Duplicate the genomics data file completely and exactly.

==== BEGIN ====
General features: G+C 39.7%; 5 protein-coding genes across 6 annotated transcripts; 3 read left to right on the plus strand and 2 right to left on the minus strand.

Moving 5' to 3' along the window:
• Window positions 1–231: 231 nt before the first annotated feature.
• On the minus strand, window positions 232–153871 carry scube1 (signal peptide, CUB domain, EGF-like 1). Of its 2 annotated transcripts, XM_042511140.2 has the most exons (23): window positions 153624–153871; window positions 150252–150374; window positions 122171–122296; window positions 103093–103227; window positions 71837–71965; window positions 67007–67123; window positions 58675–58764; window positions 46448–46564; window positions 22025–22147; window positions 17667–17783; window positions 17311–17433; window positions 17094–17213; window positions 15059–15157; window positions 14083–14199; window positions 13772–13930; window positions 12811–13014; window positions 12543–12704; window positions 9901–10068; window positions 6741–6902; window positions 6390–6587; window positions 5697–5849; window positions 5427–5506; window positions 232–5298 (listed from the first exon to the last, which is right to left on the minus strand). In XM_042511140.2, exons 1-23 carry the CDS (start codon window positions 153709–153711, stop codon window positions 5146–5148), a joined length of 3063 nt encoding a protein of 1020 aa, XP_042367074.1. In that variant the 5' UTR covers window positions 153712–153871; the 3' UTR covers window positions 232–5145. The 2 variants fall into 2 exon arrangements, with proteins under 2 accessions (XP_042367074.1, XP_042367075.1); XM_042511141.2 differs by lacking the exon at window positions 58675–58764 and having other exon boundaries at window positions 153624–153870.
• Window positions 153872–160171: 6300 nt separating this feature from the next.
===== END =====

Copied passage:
General features: G+C 39.7%; 5 protein-coding genes across 6 annotated transcripts; 3 read left to right on the plus strand and 2 right to left on the minus strand.

Moving 5' to 3' along the window:
• Window positions 1–231: 231 nt before the first annotated feature.
• On the minus strand, window positions 232–153871 carry scube1 (signal peptide, CUB domain, EGF-like 1). Of its 2 annotated transcripts, XM_042511140.2 has the most exons (23): window positions 153624–153871; window positions 150252–150374; window positions 122171–122296; window positions 103093–103227; window positions 71837–71965; window positions 67007–67123; window positions 58675–58764; window positions 46448–46564; window positions 22025–22147; window positions 17667–17783; window positions 17311–17433; window positions 17094–17213; window positions 15059–15157; window positions 14083–14199; window positions 13772–13930; window positions 12811–13014; window positions 12543–12704; window positions 9901–10068; window positions 6741–6902; window positions 6390–6587; window positions 5697–5849; window positions 5427–5506; window positions 232–5298 (listed from the first exon to the last, which is right to left on the minus strand). In XM_042511140.2, exons 1-23 carry the CDS (start codon window positions 153709–153711, stop codon window positions 5146–5148), a joined length of 3063 nt encoding a protein of 1020 aa, XP_042367074.1. In that variant the 5' UTR covers window positions 153712–153871; the 3' UTR covers window positions 232–5145. The 2 variants fall into 2 exon arrangements, with proteins under 2 accessions (XP_042367074.1, XP_042367075.1); XM_042511141.2 differs by lacking the exon at window positions 58675–58764 and having other exon boundaries at window positions 153624–153870.
• Window positions 153872–160171: 6300 nt separating this feature from the next.